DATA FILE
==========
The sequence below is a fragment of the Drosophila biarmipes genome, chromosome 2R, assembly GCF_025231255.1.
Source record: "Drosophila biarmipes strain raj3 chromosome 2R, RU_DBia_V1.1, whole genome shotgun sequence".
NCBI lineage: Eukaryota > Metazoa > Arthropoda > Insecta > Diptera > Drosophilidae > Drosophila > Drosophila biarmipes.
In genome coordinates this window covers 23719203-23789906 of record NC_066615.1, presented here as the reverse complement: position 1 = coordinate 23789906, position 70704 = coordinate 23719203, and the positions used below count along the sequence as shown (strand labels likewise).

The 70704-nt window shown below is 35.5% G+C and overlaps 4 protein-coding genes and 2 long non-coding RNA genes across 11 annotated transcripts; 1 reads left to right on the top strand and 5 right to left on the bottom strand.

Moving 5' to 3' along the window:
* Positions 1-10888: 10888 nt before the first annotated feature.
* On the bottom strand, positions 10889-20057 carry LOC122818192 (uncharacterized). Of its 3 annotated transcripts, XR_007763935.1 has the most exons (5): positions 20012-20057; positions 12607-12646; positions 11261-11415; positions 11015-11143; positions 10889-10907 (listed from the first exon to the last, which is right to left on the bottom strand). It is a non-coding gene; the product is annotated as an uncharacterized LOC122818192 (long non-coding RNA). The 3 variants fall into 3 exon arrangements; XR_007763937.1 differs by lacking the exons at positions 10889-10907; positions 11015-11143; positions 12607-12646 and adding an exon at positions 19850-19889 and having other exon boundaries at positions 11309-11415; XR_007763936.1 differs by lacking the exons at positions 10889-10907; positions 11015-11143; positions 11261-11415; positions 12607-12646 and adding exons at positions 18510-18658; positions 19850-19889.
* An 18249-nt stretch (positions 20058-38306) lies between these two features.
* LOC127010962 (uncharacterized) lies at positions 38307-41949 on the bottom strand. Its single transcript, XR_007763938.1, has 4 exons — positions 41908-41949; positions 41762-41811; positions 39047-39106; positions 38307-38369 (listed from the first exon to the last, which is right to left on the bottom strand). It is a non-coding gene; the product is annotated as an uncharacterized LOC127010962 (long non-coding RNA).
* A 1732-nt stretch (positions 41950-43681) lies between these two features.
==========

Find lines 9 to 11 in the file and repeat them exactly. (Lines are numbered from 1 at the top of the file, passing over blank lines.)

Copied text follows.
* An 18249-nt stretch (positions 20058-38306) lies between these two features.
* LOC127010962 (uncharacterized) lies at positions 38307-41949 on the bottom strand. Its single transcript, XR_007763938.1, has 4 exons — positions 41908-41949; positions 41762-41811; positions 39047-39106; positions 38307-38369 (listed from the first exon to the last, which is right to left on the bottom strand). It is a non-coding gene; the product is annotated as an uncharacterized LOC127010962 (long non-coding RNA).
* A 1732-nt stretch (positions 41950-43681) lies between these two features.